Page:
TANNER - Dynamics are a huge part of what we do musically. We put a lot of thought into the changes and chord progressions, to try to convey many different feelings and emotions. I also just love the sound of a nice chord ringing out through cranked vintage tube amplifiers and getting that beautiful drone, harmonics, and feedback. We use those sounds very much on purpose as parts of the songs.

RAY - What kind of songwriting process is involved in AT? I’m thinking that you’re (Tanner) the main writer, is that right? The reason I’m asking is 2-fold. The music has such a wide, expansive feel that really has a Western feel, but it’s more than that…or is it? Lyrically, something like “Carrion Crow” seems to be talking about this imagery of the man, the crow, his wife in the literal sense but it also seems like imagery on a deeper level. Is there anything to what I’m saying or is just the rambling of someone who’s had too much Dr. Pepper? As an added thing to muddle up the mix, I really dig the fx-loaded, kinda cavernous vocals. How do you feel that plays into what you’re trying to do?

TANNER - We strive to create a total listening experience; something you can get lost in and search through the many layers of sound and feel different emotions and see different pictures in your mind. We use alot of different production and lack of production techniques to get the varied sounds on the records... but none of the sounds are created digitally, they are organic room sounds, analog effects, ect.

RAY - RED LIGHT CHALLENGE! What would you trudge more miles across a tundra to see? Frank Zappa rising from the dead to perform “Hot Rats” in it’s entirety? Or, Sarah Brightman posing like Sharon Stone’s “interview scene” in “Basic Instinct” while singing her entire “Symphony” release? Or how about the Titans winning a Super Bowl?

TANNER - I would take Neil Young playing "On the Beach" in its entirety at the half time show of another Denver Broncos Super Bowl Championship!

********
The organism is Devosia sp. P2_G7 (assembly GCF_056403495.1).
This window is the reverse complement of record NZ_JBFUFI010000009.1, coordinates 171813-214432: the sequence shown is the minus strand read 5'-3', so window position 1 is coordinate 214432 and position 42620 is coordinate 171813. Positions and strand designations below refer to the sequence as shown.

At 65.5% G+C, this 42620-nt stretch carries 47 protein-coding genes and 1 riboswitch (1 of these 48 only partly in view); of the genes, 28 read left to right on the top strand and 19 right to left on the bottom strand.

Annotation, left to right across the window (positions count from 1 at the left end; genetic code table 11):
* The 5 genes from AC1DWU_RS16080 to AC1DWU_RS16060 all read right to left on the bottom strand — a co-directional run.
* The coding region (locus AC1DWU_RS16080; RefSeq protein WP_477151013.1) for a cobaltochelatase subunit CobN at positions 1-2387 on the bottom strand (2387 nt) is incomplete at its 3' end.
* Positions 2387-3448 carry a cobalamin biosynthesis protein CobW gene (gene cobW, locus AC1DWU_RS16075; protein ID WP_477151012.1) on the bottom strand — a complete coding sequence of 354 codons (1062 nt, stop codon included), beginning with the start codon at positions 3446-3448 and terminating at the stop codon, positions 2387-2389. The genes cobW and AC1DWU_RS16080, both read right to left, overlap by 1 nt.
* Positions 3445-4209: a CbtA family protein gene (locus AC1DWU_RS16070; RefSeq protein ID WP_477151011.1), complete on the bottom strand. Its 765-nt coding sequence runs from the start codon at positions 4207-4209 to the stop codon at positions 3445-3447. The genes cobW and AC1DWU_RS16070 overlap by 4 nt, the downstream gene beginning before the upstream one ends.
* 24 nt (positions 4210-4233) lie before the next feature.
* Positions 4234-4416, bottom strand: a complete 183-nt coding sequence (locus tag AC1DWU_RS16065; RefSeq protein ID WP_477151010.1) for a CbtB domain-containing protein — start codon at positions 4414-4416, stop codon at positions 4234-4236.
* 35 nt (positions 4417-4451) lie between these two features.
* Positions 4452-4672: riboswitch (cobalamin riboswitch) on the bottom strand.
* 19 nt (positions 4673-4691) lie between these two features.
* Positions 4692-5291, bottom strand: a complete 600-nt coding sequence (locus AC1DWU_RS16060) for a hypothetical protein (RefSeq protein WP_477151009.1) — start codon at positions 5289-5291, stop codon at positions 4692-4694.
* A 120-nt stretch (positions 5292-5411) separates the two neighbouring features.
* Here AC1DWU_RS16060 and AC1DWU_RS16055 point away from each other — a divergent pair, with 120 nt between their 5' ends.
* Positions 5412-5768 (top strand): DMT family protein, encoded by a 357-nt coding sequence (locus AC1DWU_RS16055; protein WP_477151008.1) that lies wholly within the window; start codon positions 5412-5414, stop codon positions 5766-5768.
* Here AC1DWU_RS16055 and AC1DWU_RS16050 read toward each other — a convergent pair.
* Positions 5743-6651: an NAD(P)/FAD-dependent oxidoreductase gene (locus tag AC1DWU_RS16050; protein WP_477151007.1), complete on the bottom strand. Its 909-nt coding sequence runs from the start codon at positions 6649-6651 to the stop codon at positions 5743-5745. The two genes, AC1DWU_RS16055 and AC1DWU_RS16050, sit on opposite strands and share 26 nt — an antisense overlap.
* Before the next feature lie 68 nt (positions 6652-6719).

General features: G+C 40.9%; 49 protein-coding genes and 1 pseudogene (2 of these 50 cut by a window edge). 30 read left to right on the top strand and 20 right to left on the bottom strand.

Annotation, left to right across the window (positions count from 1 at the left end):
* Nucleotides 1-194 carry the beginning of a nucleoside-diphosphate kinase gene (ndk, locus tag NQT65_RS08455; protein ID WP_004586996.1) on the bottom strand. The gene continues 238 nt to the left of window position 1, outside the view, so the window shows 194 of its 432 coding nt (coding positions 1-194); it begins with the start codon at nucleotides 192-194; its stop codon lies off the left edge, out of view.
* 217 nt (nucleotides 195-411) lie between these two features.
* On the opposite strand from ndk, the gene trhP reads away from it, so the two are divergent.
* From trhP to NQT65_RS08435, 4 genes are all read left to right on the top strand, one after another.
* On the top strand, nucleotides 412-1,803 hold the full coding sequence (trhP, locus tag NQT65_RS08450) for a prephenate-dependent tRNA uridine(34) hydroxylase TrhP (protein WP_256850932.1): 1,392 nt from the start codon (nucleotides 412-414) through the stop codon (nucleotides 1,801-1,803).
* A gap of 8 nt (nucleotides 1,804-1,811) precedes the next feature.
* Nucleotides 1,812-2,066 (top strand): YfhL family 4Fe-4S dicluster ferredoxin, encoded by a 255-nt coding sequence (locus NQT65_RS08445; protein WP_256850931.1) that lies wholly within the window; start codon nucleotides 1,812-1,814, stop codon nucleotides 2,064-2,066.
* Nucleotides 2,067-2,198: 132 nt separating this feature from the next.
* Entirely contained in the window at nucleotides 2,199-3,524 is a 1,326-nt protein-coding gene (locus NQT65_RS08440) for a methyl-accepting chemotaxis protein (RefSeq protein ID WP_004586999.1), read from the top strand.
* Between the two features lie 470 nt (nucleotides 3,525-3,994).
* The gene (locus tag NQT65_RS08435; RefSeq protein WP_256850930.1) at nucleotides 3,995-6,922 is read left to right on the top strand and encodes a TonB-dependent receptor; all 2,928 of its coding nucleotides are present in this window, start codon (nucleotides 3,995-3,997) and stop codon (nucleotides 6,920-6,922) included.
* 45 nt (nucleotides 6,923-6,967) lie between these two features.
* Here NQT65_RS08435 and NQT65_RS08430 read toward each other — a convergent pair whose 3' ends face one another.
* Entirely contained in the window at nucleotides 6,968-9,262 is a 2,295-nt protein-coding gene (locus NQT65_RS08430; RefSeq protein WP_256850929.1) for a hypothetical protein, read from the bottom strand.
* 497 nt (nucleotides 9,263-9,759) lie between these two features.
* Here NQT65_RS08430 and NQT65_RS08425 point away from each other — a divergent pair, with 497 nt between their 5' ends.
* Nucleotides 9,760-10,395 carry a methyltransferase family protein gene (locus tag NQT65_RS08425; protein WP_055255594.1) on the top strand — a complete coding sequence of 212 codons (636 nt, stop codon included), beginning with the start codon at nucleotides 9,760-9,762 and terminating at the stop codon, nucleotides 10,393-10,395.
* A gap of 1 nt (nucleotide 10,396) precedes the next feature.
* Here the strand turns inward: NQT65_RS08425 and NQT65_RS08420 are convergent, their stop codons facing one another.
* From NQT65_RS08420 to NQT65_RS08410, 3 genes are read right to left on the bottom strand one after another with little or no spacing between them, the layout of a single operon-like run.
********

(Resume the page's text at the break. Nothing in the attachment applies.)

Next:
RAY - I’m really interested in the visual aspect of your releases, especially “Western Sky Ride.” The copy I have is very unique in that the booklet, rather than being stapled together includes a series of individual, loose pages detailing the lyrics, the Western theme, etc. Who’s idea was this? It’s very innovative…or possibly, I just have a fucked up copy? Just kidding, excuse my French.

TANNER - haha... your copy is how it should be. We really just wanted to do something a little different for the booklet than a traditional stapled insert. I think the individual pictures give you some ideas of the imagery we see when we play the songs. Plus when you open up it you have can't help but have the pages fall all over and you are forced to read some lyrics, which I think a lot of people overlook!

RAY - Gear-geek time! What kinds of equipment do you all use? Ya know, guitars, amps, pedals, fx, additional instruments?

TANNER- Two '59 Fender Bassman 4x10 combos - Old Marshall 4x12 w/ Vintage 30's- Yamaha T 100 watt tube head (Mike Soldano design)- Ibanez Analog Delay, Stereo Tremolo, Effector 13 Dark Boost, Keely Mod Boss Distortion, Boss volume pedal *Effects ran in various stereo configurations- Two chopped, hot rodded,and rebuilt Fender Telecasters *both w/ 1 humbucker and 1 single coil + three way toggle

MICAH aka GearWitch- Ampeg V 4- Sunn Coliseum Slave- 800 Watt Power Amp- Two Sunn 2x15 cabs- Ampeg 8x10 cab- Acoustic 2x15- Fender Precision Bass w/ active pickups- Big Muff, Fuzzface, BuzzBox, and like fifteen more I can’t remember!

NATE- Premier 22" kick drum- Premier wood snare- Drum Workshop rack and floor toms- Zildjian Cymbals- Gibraltar hardware

RAY - Seems you AT guys have been busy bees. I see that there’s a new record, “Lonesome Wails…” in the offing very soon. What can you tell us about it?

TANNER - Its a much more chilled out record than Western Sky Ride for sure. It has a lot of different instrumentation and Shannon Murphy sings on many of the songs. Rather than having the heavy and loud influences be in the front... this time the folk, country, and classic rock influences really shine through. It doesn't sound like anything we have done yet and I think that’s a good thing!